A team of scientists from UNIST has made a breakthrough in all-solid-state batteries. They’ve developed an eco-friendly solid electrolyte from Prussian Blue analogs (PBAs). This innovative research addresses cost and environmental concerns, accelerating the commercialization of all-solid-state secondary batteries.
Role of Solid Electrolytes
Solid electrolytes are crucial in all-solid-state batteries. Traditional options, however, face high costs and environmental limitations. The team, led by Professors Hyun-Wook Lee and Sung-Kyun Jung from UNIST, and Professor Dong-Hwa Seo from KAIST, used PBAs as a solid electrolyte. This offers an economical and environmentally friendly alternative.
Prussian Blue Analogs as Solid Electrolytes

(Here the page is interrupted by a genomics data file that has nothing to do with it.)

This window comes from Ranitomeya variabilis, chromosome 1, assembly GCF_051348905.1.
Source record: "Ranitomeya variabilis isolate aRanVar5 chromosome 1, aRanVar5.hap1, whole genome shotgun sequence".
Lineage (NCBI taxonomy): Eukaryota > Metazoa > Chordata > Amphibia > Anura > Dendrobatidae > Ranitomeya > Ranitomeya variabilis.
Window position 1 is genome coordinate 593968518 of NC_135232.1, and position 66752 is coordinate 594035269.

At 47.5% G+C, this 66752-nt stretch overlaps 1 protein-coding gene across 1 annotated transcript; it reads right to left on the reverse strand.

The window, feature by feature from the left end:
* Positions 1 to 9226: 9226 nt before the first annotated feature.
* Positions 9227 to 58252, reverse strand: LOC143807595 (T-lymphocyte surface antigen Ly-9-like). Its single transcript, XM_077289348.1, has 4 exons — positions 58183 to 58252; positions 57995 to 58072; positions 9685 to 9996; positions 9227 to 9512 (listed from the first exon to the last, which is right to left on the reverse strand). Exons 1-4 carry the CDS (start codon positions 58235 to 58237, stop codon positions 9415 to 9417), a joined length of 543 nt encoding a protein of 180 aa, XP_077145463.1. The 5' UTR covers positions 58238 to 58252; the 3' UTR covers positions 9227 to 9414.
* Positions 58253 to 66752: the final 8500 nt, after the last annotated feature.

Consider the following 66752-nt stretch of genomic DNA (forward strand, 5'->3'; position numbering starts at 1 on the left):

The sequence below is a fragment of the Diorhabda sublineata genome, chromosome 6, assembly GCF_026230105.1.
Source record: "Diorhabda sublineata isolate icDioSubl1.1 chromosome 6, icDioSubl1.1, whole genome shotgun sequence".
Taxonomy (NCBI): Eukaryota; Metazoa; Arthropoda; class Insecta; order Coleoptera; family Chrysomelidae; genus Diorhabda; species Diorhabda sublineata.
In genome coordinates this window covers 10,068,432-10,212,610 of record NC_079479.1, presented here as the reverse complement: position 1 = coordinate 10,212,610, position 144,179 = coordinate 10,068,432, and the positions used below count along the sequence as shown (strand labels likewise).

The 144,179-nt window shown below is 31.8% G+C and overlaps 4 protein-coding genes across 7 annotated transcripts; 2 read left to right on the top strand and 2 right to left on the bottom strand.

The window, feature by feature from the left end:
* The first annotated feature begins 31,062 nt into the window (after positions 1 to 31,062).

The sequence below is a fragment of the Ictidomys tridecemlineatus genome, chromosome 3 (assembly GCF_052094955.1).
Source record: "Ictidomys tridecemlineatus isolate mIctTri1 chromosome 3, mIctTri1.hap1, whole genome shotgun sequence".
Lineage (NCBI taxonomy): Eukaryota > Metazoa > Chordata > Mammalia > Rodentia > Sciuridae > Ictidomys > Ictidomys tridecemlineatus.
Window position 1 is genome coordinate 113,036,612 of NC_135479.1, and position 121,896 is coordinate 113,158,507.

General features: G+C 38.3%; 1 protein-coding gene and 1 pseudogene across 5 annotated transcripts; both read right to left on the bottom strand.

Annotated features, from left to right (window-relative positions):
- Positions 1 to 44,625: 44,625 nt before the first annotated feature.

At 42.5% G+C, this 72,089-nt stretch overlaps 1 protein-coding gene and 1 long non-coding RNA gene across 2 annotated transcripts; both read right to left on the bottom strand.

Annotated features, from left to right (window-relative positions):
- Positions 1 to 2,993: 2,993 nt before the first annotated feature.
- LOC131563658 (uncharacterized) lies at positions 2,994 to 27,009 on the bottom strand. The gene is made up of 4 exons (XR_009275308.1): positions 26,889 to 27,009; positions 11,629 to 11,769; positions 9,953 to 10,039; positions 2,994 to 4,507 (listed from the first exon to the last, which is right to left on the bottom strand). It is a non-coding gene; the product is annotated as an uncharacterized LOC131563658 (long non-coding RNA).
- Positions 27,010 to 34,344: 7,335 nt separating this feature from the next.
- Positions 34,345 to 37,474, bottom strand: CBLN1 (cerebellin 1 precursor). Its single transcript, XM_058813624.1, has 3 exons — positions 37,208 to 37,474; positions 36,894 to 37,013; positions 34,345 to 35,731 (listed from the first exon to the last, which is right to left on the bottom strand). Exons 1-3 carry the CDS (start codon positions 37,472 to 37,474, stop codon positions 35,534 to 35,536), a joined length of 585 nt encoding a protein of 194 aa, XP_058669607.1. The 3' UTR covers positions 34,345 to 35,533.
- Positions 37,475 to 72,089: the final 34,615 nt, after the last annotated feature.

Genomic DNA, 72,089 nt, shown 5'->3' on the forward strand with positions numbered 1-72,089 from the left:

PBAs, known for their use as blue dye materials since the 18th century, have emerged as a promising candidate for solid electrolytes. They have wide ion conduction channels and are easy to synthesize. The research team found that PBAs’ inherent properties could enhance ionic conductivity. Different transition metals influence the size of the ion channels, affecting conductivity.
Development of All-Solid Sodium Secondary Battery
The team developed an all-solid sodium secondary battery using manganese-based Prussian blue-based materials. The battery demonstrated remarkable sodium ion conductivity of 0.1 mS/cm at room temperature, showcasing the potential of PBAs as solid electrolytes.
The use of eco-friendly Prussian blue-based materials as solid electrolytes presents a new perspective for the future of solid electrolytes. This research addresses the challenges of high prices and environmental concerns associated with existing solid electrolytes. It also paves the way for the commercialization of all-solid-state batteries.
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